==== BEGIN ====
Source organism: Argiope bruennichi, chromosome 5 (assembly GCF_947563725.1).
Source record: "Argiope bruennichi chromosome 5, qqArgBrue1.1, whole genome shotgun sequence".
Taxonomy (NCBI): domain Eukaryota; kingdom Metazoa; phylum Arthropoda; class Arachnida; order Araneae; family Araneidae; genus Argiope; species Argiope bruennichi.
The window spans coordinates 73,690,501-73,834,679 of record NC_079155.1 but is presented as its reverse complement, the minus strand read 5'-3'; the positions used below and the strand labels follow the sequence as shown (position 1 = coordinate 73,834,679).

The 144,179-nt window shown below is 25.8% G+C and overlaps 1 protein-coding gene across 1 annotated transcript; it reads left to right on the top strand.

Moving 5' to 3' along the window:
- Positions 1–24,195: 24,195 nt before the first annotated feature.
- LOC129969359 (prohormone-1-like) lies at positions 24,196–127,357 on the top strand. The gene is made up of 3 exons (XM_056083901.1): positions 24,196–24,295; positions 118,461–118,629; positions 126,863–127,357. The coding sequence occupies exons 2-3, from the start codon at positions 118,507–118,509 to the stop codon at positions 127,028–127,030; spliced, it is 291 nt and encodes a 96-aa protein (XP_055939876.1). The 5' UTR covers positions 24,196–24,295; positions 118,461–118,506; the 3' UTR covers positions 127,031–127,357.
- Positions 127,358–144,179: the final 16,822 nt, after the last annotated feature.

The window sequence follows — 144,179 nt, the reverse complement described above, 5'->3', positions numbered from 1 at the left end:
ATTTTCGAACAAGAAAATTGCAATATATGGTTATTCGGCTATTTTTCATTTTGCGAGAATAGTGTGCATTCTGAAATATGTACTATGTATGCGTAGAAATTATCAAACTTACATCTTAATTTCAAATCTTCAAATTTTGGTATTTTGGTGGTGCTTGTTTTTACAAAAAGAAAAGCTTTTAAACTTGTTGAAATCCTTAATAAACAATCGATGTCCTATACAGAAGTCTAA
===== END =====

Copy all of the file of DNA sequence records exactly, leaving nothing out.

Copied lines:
Source organism: Argiope bruennichi, chromosome 5 (assembly GCF_947563725.1).
Source record: "Argiope bruennichi chromosome 5, qqArgBrue1.1, whole genome shotgun sequence".
Taxonomy (NCBI): domain Eukaryota; kingdom Metazoa; phylum Arthropoda; class Arachnida; order Araneae; family Araneidae; genus Argiope; species Argiope bruennichi.
The window spans coordinates 73,690,501-73,834,679 of record NC_079155.1 but is presented as its reverse complement, the minus strand read 5'-3'; the positions used below and the strand labels follow the sequence as shown (position 1 = coordinate 73,834,679).

The 144,179-nt window shown below is 25.8% G+C and overlaps 1 protein-coding gene across 1 annotated transcript; it reads left to right on the top strand.

Moving 5' to 3' along the window:
- Positions 1–24,195: 24,195 nt before the first annotated feature.
- LOC129969359 (prohormone-1-like) lies at positions 24,196–127,357 on the top strand. The gene is made up of 3 exons (XM_056083901.1): positions 24,196–24,295; positions 118,461–118,629; positions 126,863–127,357. The coding sequence occupies exons 2-3, from the start codon at positions 118,507–118,509 to the stop codon at positions 127,028–127,030; spliced, it is 291 nt and encodes a 96-aa protein (XP_055939876.1). The 5' UTR covers positions 24,196–24,295; positions 118,461–118,506; the 3' UTR covers positions 127,031–127,357.
- Positions 127,358–144,179: the final 16,822 nt, after the last annotated feature.

The window sequence follows — 144,179 nt, the reverse complement described above, 5'->3', positions numbered from 1 at the left end:
ATTTTCGAACAAGAAAATTGCAATATATGGTTATTCGGCTATTTTTCATTTTGCGAGAATAGTGTGCATTCTGAAATATGTACTATGTATGCGTAGAAATTATCAAACTTACATCTTAATTTCAAATCTTCAAATTTTGGTATTTTGGTGGTGCTTGTTTTTACAAAAAGAAAAGCTTTTAAACTTGTTGAAATCCTTAATAAACAATCGATGTCCTATACAGAAGTCTAA